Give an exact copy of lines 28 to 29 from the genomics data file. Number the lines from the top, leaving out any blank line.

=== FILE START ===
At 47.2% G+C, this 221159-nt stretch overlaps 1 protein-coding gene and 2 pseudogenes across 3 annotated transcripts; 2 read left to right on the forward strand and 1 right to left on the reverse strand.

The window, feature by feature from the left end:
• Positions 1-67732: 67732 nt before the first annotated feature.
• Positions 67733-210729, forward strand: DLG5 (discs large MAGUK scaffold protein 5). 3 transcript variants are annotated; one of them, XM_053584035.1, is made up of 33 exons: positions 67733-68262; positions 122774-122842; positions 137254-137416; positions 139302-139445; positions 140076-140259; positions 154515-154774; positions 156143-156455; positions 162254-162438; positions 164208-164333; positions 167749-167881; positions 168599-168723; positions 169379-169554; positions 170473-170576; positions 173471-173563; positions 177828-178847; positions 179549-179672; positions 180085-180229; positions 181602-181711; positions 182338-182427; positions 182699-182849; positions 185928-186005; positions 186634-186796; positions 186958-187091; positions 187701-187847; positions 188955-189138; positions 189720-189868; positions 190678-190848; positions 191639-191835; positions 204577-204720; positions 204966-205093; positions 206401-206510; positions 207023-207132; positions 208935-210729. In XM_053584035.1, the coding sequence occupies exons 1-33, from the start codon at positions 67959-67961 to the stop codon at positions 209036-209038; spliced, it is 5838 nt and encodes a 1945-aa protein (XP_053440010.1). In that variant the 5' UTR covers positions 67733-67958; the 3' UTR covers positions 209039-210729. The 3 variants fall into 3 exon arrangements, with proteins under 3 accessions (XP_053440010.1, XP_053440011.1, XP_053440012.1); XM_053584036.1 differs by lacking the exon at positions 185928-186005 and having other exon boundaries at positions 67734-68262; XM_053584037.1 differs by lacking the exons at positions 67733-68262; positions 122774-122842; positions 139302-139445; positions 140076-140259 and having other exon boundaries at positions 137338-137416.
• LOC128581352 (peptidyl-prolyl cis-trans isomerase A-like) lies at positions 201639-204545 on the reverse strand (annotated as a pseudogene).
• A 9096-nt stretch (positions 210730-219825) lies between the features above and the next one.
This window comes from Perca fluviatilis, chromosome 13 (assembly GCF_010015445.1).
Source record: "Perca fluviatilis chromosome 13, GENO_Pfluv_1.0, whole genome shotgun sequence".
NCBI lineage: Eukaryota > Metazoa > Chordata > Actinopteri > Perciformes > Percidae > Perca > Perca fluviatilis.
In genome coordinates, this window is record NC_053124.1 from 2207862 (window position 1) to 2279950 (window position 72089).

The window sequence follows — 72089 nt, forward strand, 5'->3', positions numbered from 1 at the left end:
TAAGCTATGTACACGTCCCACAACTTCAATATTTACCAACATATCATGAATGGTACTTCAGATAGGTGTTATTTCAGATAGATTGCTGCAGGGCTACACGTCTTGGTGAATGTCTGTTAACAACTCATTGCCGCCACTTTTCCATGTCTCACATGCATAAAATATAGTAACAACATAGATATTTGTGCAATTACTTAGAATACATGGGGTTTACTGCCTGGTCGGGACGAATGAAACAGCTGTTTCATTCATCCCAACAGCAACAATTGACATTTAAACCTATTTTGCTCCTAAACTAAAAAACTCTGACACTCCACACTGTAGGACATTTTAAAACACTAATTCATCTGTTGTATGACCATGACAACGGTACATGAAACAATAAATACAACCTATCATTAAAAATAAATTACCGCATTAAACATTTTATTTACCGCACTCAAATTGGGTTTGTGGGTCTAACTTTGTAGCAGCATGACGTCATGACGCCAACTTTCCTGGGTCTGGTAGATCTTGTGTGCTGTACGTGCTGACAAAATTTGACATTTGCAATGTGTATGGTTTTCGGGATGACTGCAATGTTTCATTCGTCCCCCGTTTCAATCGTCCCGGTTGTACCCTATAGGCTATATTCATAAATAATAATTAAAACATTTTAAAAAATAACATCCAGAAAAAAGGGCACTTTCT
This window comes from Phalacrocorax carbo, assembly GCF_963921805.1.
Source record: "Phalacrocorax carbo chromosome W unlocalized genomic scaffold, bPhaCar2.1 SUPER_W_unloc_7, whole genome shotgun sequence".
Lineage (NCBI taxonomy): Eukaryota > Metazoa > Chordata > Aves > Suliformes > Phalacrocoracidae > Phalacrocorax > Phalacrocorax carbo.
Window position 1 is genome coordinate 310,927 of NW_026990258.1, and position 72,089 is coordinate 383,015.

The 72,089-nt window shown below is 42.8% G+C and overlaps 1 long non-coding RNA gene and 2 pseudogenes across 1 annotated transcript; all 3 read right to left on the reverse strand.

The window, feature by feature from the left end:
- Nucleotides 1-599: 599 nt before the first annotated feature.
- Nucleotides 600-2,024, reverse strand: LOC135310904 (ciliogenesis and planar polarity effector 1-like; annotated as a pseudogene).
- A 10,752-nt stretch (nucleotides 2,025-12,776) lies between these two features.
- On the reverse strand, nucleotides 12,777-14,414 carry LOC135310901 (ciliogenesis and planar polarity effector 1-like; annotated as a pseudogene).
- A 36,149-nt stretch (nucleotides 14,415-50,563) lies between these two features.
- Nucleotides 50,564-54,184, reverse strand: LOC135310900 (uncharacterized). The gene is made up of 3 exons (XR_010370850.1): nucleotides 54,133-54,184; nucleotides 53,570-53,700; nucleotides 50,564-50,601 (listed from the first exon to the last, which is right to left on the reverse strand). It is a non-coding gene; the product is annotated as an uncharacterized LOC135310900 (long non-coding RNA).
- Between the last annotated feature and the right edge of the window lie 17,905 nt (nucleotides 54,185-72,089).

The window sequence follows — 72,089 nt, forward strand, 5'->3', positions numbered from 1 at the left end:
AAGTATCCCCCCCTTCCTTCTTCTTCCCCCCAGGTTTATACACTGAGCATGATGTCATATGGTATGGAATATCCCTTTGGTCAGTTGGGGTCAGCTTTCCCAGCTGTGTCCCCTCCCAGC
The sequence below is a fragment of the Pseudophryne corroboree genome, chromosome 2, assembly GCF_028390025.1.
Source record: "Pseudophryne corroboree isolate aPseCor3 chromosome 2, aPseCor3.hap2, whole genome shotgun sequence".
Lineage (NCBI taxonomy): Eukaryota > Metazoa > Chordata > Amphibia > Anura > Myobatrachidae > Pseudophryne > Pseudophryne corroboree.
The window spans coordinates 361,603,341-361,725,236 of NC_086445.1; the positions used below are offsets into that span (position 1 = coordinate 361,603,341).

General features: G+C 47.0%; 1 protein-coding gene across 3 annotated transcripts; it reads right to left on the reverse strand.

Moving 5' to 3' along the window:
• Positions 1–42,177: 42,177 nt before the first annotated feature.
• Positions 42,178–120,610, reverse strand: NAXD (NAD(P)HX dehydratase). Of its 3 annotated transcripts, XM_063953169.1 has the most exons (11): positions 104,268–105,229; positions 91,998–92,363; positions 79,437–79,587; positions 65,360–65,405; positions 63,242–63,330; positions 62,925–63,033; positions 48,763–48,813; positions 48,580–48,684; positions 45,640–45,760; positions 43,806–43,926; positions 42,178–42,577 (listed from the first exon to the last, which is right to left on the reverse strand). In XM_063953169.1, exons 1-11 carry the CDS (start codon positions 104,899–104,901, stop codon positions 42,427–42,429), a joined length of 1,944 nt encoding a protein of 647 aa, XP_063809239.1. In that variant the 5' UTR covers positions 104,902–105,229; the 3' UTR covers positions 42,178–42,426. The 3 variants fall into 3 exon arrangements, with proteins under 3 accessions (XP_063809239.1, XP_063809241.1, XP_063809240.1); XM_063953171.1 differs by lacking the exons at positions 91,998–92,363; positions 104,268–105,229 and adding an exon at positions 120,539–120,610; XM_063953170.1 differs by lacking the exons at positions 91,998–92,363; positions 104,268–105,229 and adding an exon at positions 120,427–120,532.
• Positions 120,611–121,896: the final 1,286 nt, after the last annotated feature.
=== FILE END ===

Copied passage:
The sequence below is a fragment of the Pseudophryne corroboree genome, chromosome 2, assembly GCF_028390025.1.
Source record: "Pseudophryne corroboree isolate aPseCor3 chromosome 2, aPseCor3.hap2, whole genome shotgun sequence".